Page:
The best way to stop young people smoking is to price them out of the cigarette market. That seems to be the message from a new report complied by the prevention council, Vidensråd for Forebyggelse.
The report’s authors examined all the scientific evidence on the subject and recommend a price of between 80 and 90 kroner per packet if there is to be any significant deterrent to stop children and young people starting smoking, reports Politiken.
Stick more effective than carrot
“A price increase is the most effective initiative possible – so much more effective than the alternatives,” said the chairman of the working group behind the report, Dr Jøregen Vestbo.
The government has set a target of a smoke-free generation by 2030, but at present it does not appear that this goal is attainable – particularly as the number of juvenile smokers has increased in recent years.
“Unfocused information campaigns don’t work, but higher prices do. It’s here in black and white. It is hypocritical to think the result will be a smoke-free generation if we don’t use the means that have a proven effect,” said Vestbo.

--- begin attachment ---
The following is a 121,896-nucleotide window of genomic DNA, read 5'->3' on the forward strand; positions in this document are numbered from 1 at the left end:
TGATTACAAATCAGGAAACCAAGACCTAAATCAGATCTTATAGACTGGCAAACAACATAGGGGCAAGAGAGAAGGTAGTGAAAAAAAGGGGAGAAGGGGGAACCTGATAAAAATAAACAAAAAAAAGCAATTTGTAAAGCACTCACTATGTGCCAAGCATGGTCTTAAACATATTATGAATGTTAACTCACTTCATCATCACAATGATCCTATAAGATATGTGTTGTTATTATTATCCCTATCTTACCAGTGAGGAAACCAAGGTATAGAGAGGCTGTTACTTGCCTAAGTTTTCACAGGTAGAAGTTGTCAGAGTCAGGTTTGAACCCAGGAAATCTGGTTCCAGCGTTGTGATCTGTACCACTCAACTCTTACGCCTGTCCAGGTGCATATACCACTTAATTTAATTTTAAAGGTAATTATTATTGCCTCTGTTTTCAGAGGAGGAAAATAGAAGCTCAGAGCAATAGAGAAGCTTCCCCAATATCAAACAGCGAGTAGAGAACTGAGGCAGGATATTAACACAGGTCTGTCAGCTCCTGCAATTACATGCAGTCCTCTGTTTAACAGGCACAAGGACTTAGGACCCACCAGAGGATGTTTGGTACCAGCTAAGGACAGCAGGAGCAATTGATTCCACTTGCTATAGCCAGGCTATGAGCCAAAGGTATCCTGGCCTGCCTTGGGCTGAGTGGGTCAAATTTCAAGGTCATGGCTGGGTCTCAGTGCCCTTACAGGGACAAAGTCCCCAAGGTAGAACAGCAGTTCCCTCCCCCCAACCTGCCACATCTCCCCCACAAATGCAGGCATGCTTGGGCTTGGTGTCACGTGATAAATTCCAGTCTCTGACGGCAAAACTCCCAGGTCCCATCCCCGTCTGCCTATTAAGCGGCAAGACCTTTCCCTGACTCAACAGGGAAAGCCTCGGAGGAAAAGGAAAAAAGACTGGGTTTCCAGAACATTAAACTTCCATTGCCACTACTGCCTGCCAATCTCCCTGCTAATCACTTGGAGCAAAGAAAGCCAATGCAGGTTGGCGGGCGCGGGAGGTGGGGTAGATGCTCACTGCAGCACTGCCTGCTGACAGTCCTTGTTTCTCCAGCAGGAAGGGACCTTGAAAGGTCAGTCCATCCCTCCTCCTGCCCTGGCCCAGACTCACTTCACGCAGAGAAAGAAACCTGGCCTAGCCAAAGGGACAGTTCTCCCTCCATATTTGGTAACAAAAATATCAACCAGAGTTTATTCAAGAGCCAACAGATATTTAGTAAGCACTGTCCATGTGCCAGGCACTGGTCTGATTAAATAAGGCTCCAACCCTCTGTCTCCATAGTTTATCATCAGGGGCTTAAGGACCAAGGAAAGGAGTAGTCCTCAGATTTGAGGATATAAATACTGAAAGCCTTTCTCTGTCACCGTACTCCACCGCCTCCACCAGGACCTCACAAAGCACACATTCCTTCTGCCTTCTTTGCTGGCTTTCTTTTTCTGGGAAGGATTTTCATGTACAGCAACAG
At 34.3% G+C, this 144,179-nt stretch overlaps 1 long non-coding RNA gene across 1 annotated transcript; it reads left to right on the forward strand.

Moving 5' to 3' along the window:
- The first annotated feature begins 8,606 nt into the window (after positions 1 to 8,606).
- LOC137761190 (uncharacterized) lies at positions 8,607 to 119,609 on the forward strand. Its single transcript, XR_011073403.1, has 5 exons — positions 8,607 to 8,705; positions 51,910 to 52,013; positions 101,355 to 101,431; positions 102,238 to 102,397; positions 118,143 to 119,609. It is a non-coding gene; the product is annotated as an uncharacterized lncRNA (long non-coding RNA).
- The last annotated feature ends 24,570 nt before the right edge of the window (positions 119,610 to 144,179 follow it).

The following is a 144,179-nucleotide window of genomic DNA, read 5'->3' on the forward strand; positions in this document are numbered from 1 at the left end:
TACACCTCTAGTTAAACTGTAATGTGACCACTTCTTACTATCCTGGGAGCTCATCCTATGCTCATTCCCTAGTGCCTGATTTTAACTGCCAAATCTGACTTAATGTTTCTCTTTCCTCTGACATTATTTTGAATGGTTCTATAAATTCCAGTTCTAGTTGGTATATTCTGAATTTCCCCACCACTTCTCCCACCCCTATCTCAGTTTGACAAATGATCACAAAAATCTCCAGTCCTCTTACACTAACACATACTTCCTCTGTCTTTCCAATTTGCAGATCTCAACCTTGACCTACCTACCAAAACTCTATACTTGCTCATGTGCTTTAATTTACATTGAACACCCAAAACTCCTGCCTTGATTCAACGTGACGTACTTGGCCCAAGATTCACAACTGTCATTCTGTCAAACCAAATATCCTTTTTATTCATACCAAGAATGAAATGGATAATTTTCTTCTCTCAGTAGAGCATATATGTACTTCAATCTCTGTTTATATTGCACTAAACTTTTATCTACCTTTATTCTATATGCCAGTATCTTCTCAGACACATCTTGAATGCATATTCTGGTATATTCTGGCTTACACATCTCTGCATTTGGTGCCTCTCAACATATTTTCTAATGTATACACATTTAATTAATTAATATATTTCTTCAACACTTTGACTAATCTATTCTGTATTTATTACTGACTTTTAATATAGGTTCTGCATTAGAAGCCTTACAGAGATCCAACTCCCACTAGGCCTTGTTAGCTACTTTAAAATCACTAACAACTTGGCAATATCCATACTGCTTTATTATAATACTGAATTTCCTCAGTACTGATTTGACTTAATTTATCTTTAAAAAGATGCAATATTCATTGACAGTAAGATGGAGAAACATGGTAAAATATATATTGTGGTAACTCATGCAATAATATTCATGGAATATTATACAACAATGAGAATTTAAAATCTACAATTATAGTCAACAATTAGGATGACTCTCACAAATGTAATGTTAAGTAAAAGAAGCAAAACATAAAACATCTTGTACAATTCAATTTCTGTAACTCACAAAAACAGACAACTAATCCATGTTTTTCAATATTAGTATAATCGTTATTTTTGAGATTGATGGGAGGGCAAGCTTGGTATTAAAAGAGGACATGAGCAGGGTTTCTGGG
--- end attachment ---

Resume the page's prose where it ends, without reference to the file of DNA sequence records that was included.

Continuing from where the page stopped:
All well and good you may say, but it appears that the findings are too heady a brew for Danish politicians – or their voters – to swallow.
Going off at half cock
This is strange because recently some 59 percent of Danes expressed support for raising the price of cigarettes to the same level as in Norway where a pack of 20 costs 90 kroner, according to an Epinion poll for DR. Such a rise would correspond to an increase of 125 percent as a pack currently costs around 40 kroner.
Today, Parliament is giving the first reading to a bill proposed by Alternativet – but only for a price increase of 65 kroner, as hardly any politicians are willing to go further.
However, neither Liberal Alliance nor Dansk Folkeparti support significant price increases. A Liberal Alliance spokesperson has even said that the party believes smoking is a personal matter that the state should not interfere in.
The red bloc parties have expressed a willingness to raise the price, but will not commit themselves to saying exactly how much by.
Norway in front
Norway has managed to reduce smoking amongst young people significantly since 1990. Today, a packet of cigarettes costs just under 100 Norwegian kroner (ca 80 Danish kroner) and only 2 percent of 16 to 24-year-olds smoke daily. Twelve years ago, when cigarettes were cheaper, the figure was 23 percent.
Despite this, the Norwegian state has managed a 90 percent increase in tobacco duty over the same period, despite falling sales and the amount of cigarettes being smuggled in and bought cheaply over the border. This is because the state now earns more per packet.
By way of contrast, in Denmark the number of smokers aged 16-45 has gone up from 15 percent in 2013 to 16.2 percent in 2017.